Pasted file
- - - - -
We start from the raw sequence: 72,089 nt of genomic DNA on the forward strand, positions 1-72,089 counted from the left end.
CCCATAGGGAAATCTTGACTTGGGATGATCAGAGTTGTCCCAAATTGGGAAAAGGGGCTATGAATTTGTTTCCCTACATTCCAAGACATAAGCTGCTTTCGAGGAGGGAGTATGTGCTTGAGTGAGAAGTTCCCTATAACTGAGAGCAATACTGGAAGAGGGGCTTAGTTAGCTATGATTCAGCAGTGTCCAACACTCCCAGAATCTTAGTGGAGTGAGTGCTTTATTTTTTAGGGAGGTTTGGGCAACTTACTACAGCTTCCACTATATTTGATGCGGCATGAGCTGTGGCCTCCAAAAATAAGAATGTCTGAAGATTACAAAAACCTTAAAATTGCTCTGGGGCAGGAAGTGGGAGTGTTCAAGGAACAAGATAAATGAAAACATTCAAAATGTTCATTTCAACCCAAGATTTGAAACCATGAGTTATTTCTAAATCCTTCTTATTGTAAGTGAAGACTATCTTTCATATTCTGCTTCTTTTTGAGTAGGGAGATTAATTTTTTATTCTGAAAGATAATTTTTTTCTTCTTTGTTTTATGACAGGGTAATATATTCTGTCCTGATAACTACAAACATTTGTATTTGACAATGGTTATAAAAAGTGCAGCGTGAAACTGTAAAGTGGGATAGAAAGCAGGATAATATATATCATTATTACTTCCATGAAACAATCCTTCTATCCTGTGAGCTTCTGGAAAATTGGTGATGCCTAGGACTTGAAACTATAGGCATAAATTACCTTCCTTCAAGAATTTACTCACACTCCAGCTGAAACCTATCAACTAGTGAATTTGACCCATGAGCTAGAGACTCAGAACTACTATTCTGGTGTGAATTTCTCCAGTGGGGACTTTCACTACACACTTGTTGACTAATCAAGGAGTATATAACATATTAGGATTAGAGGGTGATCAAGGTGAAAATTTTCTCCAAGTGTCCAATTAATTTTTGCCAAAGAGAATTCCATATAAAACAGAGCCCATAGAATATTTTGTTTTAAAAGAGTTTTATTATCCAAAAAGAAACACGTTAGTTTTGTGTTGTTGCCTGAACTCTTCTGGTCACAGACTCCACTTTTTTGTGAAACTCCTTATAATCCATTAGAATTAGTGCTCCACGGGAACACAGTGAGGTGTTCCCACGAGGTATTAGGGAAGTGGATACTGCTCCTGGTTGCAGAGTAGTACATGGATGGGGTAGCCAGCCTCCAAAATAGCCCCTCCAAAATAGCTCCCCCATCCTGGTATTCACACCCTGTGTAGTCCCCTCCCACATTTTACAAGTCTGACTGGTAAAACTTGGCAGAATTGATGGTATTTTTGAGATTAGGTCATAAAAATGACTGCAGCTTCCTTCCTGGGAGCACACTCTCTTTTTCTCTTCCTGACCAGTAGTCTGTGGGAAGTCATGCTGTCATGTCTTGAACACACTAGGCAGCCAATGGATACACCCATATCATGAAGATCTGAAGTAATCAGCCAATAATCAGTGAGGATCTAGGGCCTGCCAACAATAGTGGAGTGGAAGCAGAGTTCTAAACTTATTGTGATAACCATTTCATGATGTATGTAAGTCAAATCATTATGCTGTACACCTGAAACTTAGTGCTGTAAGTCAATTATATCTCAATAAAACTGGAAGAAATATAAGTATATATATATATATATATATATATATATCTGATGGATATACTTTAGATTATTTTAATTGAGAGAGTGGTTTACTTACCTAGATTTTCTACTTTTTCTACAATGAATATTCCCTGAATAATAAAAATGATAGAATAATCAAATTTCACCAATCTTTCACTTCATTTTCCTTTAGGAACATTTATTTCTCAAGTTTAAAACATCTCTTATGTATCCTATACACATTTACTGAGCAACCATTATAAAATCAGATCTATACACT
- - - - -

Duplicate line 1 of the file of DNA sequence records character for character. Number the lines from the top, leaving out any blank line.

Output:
We start from the raw sequence: 72,089 nt of genomic DNA on the forward strand, positions 1-72,089 counted from the left end.